Interview With Steve Moret
Greyhawk: Temple of Elemental Evil is a PC role playing game that implements the
Dungeons and Dragons Third Edition rules inside the popular Greyhawk
campaign. The game was published in fall of 2003 by Atari. Steve has agreed to an
interview on the use of the Python programming language in this game.
Steve, thanks for taking the time for this interview. The first
question on my mind is; what was the deciding factor to go with Python?
Was it a matter of personal taste, or was there a larger comparison and
Coming off of Arcanum, which used an internal scripting language (an opcode based system that used a GUI tool used to select language constructs), we wanted something that could give scripters more power to do complex tasks, yet still minimize the chance of user introduced errors. In my search for this programming holy grail, I looked at Python, Small, and Lua, and finally decided upon Python because of its simple syntax, its integrated high level language constructs (tuples, classes, exceptions, and serialization), and its ease of integration into our code base. I have to admit, my prior Python experience gave it a bit of a bias, but I always say go with what you know. And we did.
There are worthwhile alternatives available. Were you confident in
Python from the start, or was there a "backup plan" during development?
Once a lot of scripts started going in we knew there was no way we could back out of using Python. As time went on, we were worried a few scripts which had to be called very frequently (in one case every game frame) would slow things down. Because of that we kept the existing opcode system around in case we needed to write performance critical scripts. When we shipped every script was written in Python. Python's performance never became an issue.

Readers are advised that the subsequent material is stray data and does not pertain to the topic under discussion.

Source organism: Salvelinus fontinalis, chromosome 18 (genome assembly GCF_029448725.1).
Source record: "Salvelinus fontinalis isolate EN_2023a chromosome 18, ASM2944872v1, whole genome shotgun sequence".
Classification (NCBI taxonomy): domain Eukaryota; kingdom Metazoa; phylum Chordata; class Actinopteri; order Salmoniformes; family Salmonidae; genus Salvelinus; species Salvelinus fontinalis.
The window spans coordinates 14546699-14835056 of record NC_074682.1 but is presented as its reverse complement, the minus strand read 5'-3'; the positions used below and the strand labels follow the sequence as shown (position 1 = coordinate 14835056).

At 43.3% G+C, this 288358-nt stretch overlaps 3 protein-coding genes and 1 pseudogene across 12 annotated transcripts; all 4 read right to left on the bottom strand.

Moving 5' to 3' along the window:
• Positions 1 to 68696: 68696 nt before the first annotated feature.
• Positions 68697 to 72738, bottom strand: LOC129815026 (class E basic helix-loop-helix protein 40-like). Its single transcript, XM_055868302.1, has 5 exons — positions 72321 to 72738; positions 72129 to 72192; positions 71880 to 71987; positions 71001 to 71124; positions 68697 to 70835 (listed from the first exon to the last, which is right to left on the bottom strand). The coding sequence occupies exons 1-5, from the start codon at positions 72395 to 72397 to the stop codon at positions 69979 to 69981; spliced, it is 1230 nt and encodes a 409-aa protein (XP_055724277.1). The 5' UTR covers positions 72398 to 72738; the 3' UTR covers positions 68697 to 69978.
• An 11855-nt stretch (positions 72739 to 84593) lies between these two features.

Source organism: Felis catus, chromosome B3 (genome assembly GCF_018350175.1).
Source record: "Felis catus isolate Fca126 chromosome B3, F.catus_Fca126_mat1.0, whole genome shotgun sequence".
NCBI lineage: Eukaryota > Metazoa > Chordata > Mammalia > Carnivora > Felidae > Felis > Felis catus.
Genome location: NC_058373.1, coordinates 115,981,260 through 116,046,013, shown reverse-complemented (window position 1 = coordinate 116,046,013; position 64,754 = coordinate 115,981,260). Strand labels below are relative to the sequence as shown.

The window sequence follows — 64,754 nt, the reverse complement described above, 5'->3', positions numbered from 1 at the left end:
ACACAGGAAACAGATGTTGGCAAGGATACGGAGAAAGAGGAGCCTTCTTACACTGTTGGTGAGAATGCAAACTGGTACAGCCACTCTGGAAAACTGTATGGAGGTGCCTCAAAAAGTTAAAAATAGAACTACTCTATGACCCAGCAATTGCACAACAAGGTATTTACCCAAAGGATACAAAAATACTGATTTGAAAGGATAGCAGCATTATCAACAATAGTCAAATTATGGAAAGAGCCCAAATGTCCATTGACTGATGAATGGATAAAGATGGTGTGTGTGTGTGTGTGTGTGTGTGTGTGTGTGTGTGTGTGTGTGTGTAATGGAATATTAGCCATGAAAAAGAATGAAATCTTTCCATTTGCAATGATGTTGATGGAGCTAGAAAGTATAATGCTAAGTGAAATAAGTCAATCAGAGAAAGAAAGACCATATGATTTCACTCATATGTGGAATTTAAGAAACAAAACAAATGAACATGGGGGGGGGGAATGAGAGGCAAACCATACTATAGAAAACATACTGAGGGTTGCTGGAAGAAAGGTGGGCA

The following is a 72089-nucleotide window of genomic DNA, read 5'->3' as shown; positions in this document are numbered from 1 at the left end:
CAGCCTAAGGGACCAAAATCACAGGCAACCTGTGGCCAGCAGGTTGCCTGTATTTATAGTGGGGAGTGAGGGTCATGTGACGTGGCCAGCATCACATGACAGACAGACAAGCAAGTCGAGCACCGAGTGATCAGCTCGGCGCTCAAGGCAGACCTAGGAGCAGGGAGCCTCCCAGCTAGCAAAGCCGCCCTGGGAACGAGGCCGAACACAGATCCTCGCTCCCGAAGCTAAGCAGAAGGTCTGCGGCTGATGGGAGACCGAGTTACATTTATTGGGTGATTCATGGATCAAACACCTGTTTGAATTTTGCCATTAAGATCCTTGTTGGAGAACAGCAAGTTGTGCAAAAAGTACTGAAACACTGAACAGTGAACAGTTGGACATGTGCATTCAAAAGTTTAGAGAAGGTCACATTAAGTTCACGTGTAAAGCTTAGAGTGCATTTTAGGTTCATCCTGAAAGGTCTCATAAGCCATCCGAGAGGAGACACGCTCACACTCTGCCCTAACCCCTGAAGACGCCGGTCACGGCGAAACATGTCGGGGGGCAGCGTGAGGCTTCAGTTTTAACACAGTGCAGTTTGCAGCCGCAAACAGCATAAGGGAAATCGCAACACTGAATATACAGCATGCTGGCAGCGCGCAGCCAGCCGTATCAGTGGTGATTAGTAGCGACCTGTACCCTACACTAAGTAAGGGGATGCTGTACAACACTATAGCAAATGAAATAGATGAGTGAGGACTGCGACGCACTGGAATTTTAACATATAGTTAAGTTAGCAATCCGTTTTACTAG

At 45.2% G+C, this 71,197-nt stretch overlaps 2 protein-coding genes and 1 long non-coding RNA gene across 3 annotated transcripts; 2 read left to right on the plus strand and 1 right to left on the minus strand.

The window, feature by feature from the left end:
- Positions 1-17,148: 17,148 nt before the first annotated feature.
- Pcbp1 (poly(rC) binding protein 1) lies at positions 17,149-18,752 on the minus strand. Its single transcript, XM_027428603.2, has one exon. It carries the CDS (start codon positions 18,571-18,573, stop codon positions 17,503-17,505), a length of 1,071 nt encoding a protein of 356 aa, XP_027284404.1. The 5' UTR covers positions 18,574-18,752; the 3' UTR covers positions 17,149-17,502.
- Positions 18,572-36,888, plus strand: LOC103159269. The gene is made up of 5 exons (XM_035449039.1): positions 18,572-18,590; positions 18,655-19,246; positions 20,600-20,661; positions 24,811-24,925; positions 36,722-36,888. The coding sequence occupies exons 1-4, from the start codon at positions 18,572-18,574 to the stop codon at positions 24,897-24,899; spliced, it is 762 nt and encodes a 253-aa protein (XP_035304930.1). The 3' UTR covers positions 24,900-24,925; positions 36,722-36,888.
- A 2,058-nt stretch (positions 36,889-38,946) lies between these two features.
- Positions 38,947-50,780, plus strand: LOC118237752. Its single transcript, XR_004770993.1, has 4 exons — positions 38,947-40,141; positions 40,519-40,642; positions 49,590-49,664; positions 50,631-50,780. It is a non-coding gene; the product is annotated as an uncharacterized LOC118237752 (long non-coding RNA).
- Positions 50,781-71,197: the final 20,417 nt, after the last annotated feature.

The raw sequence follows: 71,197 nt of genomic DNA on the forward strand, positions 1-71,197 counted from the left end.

As the game progressed, did the development team find itself using
Python for different roles than it was original chose for? Was Python
able to be used outside the game itself, for tasks like data management
or testing frameworks?
I frequently used Python to run menial build tasks (recompiling art files or reorganizing files into new directories), or to enumerate complicated data sets.
For example, our lead artist wanted a sound system where every weapon type (we had nearly 80, later cut back to about 20) was supposed to have a different sound when it hit each material type (of which we had about 10). Our sound engineer was going to generate all these sounds as he could, but in the mean time we wanted place holder sounds, mostly so we could detect when one was missing. So I found a text-2-speech package, and used Python to build all 800+ sounds based upon the weapon/material type. What would have taken someone hours (if not days) of cut/paste/rename was generated in a few lines of Python.
In the right environments, just about anyone can learn to use Python
for specific tasks. Was Python used by any of the staff outside the
All the dialog writers used Python expressions to handle which dialog lines were available to people, and the artists wrote simple Python statements to emit particles or trigger visual effects during specific frames of animation. In the end, I'd say over 1/2 of the team had touched Python code at some point through the course of the development of the game.
I see Python is already being used for your next title under
development. How have your feelings about Python changed since when you
started using it in Temple of Elemental Evil?
For the most part, I'm happier with Python than when I was on Temple. Mostly, because I've figured out all the annoying nuances and pit-falls that caused us trouble. Now, people turn to me like I'm some kind of Python guru, when really I've just wrestled with it long enough to know what is really going wrong behind the scenes.